It is also reported that Philip May first told Theresa May of the exit poll 2017 which prdeicted the Conservatives would lose their majority, at which point she 'wiped a tear from her face' on Philip's shoulder [93] Theresa May as the incumbent prime minister, announced her intention on 9 June 2017 to form a new minority government with support from the DUP.[94] But nonetheless, Theresa May was supported by her husband, Philip May during the whole election election, including the time preceding and succeeding it. It is noted that Philip May is an "experienced activist within the Tory Party" [95], having been a member of the party even before her.

On 8 January 2018, Theresa May announced her first major cabinet reshuffle, keeping in place most ministers, but promoting others. [96]


Economic policy

The Conservative Party believes that free markets and individual achievement are the primary factors behind economic prosperity. A leading economic theory advocated by Conservatives is supply side economics, this theory holds that reduced income tax rates increase GDP growth and thereby generate the same or more revenue for the government from the smaller tax on the extra growth. This belief is reflected, in part, by the party's advocacy of tax cuts. One concrete economic policy of recent years has been opposition to the European single currency. Anticipating the growing Euroscepticism within his party, John Major negotiated a British opt-out from the single currency in the 1992 Maastricht Treaty, although several members of Major's cabinet, such as Kenneth Clarke, were personally supportive of EMU participation. Following Major's resignation after the 1997 defeat, each of the four subsequent Conservative leaders, including David Cameron, have positioned the party firmly against the adoption of the euro. This policy is broadly popular with the British electorate.

Following Labour's victory in the 1997 general election, the Conservative Party opposed Labour's decision to grant the Bank of England independent control of interest rates—on the grounds that it would be a prelude to the abolition of the pound sterling and acceptance of the European single currency, and also expressed concern over the removal of monetary policy from democratic control. However, Bank independence was popular amongst the financial community as it helped to keep inflation low.[97] The Conservatives accepted Labour's policy in early 2000.[98]

Since coming to power, the 50% top rate of income tax has been dropped to 45% in 2013.[99] Furthermore, the Conservative Party has reduced government spending; details of the cuts to government spending under the Conservative–Liberal coalition can be found in the following article: United Kingdom government austerity programme.

Social policy

Scarborough Conservative Club

Since the leadership of David Cameron, the Conservative Party has distanced with the association between social conservatism and the Conservatives (manifest in policies such as tax incentives for married couples, the removal of the link between pensions and earnings, and criticism of public financial support for those who do not work) played a role in the electoral decline of the party in the 1990s and early 2000s (decade). Since 1997, a debate continued within the party between 'modernisers' such as Alan Duncan,[100] who believe that the Conservatives should modify their public stances on social issues, and 'traditionalists' such as Liam Fox[101][102] and Owen Paterson,[103][104] who believe that the party should remain faithful to its traditional conservative platform. This may have resulted in William Hague's and Michael Howard's pre-election swings to the right in 2001 and 2005,[citation needed] as well as the election of the stop-Kenneth Clarke candidate, Iain Duncan Smith, in 2001. Iain Duncan Smith, however, remains influential. It has been argued by analysts[citation needed] that his Centre for Social Justice forced Cameron to the right on many issues, particularly crime and social welfare.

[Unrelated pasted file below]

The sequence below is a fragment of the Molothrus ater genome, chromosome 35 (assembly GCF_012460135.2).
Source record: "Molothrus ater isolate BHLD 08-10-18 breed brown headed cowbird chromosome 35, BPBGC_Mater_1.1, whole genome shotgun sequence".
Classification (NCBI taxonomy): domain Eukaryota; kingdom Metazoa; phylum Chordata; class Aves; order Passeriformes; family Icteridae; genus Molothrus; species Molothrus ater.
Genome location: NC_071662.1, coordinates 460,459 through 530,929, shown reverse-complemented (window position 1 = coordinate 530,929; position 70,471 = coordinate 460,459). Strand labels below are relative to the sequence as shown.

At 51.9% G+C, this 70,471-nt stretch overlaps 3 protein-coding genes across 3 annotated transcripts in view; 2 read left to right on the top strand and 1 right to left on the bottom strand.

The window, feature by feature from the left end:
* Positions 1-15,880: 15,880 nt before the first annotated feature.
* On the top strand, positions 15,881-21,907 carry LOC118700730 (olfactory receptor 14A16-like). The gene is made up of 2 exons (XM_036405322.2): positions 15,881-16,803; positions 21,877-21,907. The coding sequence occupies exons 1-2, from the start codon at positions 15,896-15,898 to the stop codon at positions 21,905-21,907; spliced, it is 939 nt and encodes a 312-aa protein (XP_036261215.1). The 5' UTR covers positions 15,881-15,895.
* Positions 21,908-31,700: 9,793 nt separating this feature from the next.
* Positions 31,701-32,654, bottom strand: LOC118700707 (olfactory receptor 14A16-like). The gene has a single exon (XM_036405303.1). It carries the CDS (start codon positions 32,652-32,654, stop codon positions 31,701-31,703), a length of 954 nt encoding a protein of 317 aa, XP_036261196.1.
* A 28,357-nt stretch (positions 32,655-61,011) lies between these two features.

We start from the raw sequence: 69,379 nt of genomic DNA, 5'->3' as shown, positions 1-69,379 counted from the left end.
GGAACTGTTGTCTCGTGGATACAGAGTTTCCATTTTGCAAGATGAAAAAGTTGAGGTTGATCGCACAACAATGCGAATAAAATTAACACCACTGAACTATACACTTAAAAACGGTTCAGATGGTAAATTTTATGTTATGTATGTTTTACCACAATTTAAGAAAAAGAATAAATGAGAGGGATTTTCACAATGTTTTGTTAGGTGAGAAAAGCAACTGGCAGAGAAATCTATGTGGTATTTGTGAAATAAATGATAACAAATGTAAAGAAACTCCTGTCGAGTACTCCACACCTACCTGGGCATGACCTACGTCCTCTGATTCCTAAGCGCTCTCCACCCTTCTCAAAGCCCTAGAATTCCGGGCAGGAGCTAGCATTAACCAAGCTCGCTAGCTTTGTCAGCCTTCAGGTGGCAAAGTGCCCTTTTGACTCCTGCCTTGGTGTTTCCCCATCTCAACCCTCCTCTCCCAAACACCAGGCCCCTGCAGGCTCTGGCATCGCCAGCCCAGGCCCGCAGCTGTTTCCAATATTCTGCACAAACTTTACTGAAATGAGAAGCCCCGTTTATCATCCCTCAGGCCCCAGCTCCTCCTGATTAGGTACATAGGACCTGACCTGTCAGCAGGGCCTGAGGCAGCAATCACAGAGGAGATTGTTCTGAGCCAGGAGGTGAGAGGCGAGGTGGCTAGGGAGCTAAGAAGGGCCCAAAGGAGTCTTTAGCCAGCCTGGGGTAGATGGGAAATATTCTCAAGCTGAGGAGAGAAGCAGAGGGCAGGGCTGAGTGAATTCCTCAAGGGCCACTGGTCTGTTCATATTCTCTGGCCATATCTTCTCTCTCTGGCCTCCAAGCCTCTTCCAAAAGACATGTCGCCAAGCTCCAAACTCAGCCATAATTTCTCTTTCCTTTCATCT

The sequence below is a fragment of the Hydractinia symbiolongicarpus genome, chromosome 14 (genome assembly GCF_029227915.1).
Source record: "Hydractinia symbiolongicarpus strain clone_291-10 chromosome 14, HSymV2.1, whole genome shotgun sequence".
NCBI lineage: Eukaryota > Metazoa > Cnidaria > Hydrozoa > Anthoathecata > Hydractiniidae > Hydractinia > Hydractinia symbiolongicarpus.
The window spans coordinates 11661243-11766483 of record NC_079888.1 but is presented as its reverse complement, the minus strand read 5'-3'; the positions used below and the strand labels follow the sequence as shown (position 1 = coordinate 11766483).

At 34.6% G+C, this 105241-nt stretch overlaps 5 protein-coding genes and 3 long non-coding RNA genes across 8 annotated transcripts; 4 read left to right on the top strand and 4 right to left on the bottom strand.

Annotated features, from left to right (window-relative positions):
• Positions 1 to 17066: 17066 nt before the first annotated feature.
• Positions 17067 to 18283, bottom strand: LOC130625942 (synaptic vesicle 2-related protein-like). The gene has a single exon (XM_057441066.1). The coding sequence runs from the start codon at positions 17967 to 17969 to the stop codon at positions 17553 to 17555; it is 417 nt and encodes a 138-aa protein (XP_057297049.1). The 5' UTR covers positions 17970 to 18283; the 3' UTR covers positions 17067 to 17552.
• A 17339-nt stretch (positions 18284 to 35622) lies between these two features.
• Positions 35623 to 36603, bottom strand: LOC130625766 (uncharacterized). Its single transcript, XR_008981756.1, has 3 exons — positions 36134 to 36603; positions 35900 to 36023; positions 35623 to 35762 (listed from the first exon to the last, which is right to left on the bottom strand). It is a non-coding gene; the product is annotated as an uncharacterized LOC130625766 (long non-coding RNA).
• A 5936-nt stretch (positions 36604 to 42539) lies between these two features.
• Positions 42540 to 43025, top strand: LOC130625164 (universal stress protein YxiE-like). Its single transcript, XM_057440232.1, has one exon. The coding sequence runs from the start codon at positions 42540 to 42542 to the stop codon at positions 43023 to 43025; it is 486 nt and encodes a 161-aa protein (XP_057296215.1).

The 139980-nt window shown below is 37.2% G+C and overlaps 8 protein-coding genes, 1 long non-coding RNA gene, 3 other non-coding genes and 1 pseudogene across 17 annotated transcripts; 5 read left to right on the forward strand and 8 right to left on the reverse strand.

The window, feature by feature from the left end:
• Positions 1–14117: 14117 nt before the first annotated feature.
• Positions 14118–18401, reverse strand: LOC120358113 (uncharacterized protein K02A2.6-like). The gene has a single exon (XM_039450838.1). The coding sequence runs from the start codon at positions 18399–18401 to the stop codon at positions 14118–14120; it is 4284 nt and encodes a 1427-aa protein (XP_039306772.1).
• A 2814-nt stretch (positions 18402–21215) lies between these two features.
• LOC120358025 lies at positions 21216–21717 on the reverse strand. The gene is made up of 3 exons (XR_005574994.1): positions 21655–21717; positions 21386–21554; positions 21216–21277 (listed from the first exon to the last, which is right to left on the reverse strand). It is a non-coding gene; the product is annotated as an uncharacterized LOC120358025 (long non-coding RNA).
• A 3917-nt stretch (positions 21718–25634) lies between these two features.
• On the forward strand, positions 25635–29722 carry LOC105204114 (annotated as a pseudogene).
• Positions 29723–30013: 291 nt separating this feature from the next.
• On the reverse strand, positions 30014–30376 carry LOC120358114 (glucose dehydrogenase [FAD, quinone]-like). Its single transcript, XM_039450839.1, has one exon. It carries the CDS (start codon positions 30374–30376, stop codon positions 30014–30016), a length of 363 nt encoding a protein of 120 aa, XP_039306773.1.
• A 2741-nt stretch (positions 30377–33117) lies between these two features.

The party has strongly criticised Labour's "state multiculturalism".[105] Shadow Home Secretary Dominic Grieve said in 2008 that multiculturalism had created a "terrible" legacy, a cultural vacuum that has been exploited by "extremists".[106] However conservative critics such as Peter Hitchens assert that Cameron's is an equally multicultural outlook and accuse the Conservative Party of promoting what they see as "Islamic extremists."[107]

However, official statistics showed that EU and non-EU mass immigration, together with asylum seeker applications, all increased substantially during Cameron's term in office.[108][109][110]

Foreign policy

Margaret Thatcher (second left), Ronald Reagan (far left) and their respective spouses in 1988. Thatcher and Reagan developed a close relationship against the Soviet Union.

For much of the 20th century, the Conservative Party took a broadly Atlanticist stance in relations with the United States, favouring close ties with the United States and similarly aligned nations such as Canada, Australia and Japan. The Conservatives have generally favoured a diverse range of international alliances, ranging from the North Atlantic Treaty Organization (NATO) to the Commonwealth of Nations.